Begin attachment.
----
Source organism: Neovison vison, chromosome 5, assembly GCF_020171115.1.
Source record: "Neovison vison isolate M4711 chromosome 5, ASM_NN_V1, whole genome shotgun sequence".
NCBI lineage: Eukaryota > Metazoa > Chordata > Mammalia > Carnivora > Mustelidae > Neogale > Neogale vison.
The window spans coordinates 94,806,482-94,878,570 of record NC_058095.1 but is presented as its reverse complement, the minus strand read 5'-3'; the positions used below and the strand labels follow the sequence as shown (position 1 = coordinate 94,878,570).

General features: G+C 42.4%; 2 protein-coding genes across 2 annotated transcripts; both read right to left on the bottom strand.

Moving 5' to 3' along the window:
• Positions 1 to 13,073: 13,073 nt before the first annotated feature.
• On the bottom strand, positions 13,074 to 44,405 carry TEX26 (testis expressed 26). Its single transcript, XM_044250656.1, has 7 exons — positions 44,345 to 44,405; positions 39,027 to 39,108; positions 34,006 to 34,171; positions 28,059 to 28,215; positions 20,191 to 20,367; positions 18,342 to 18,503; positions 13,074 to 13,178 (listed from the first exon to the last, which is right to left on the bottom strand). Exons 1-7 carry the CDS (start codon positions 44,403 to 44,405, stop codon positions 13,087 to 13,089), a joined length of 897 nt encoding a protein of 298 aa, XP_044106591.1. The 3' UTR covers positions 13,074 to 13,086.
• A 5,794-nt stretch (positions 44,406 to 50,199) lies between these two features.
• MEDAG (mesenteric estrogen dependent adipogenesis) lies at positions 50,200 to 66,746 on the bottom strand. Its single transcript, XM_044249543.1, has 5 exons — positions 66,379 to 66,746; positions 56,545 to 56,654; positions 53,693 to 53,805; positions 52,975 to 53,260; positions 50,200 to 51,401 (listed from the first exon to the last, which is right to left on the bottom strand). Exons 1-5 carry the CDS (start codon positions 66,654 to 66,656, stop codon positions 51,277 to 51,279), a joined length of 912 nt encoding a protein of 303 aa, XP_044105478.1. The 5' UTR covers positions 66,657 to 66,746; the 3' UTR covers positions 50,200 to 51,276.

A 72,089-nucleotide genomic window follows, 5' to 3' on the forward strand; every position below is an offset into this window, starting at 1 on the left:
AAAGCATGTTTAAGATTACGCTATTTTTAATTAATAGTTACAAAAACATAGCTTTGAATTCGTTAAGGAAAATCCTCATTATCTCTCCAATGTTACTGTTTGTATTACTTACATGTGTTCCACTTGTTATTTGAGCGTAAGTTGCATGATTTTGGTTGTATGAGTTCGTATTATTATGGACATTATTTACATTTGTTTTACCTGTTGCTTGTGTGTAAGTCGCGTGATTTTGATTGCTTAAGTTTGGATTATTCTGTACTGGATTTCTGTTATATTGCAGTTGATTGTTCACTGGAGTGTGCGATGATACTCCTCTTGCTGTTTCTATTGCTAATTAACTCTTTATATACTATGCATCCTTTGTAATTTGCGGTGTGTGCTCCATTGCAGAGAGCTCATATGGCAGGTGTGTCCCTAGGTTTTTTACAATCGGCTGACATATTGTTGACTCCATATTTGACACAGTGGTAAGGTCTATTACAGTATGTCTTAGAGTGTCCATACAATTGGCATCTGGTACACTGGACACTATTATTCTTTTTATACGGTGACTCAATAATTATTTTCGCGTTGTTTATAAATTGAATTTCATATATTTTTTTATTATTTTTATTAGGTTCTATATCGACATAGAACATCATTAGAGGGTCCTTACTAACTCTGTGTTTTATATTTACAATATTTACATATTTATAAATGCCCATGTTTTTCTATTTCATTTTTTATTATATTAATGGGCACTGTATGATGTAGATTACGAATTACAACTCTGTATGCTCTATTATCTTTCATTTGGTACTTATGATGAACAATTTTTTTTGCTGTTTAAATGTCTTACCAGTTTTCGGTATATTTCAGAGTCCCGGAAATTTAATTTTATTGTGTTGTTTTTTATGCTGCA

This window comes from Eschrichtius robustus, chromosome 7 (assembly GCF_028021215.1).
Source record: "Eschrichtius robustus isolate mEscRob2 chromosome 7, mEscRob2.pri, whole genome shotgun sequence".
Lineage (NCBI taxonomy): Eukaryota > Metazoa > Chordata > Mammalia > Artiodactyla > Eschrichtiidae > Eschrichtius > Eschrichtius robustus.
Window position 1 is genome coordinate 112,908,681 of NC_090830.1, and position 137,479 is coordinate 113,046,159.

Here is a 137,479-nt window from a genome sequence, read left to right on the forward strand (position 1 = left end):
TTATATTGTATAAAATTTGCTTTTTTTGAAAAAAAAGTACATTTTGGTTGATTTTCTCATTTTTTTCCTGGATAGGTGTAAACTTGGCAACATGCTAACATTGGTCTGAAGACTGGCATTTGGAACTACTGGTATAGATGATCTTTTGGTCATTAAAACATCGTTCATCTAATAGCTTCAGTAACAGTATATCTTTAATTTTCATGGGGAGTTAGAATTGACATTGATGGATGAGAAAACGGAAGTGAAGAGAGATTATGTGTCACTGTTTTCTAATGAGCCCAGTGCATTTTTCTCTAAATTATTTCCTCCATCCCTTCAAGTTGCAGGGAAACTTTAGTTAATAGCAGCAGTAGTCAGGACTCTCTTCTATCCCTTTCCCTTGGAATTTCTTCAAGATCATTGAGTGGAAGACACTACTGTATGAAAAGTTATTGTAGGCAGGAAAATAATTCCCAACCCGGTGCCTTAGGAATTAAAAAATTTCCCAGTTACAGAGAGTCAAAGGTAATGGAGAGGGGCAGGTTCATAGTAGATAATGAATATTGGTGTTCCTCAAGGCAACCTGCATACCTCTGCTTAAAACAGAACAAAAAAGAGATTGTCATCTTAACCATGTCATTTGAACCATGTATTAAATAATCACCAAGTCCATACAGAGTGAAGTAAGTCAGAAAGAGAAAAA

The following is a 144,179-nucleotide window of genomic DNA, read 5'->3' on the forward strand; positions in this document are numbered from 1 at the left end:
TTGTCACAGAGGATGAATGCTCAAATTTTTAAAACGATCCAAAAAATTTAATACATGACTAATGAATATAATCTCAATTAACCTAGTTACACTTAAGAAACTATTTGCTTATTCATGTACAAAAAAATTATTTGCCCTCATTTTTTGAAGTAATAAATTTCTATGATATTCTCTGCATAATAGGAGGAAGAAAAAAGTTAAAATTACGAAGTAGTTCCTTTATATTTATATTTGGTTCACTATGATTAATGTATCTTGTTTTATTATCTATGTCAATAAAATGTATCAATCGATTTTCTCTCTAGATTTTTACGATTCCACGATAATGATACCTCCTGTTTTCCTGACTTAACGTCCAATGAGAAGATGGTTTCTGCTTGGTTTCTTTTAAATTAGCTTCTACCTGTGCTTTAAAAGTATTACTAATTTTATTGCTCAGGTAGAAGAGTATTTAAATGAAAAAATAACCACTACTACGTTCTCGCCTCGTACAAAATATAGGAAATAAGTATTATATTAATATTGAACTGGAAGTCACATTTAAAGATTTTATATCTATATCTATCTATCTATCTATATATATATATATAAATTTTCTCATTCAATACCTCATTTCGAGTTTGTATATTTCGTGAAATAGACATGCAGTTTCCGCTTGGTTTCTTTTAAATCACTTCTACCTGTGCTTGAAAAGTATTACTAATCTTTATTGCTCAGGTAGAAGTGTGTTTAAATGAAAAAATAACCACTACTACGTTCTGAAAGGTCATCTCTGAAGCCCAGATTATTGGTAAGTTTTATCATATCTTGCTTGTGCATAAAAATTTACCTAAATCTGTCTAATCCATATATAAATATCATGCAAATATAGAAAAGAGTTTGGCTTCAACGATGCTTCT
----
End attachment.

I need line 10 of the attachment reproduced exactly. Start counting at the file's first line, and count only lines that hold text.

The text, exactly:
• MEDAG (mesenteric estrogen dependent adipogenesis) lies at positions 50,200 to 66,746 on the bottom strand. Its single transcript, XM_044249543.1, has 5 exons — positions 66,379 to 66,746; positions 56,545 to 56,654; positions 53,693 to 53,805; positions 52,975 to 53,260; positions 50,200 to 51,401 (listed from the first exon to the last, which is right to left on the bottom strand). Exons 1-5 carry the CDS (start codon positions 66,654 to 66,656, stop codon positions 51,277 to 51,279), a joined length of 912 nt encoding a protein of 303 aa, XP_044105478.1. The 5' UTR covers positions 66,657 to 66,746; the 3' UTR covers positions 50,200 to 51,276.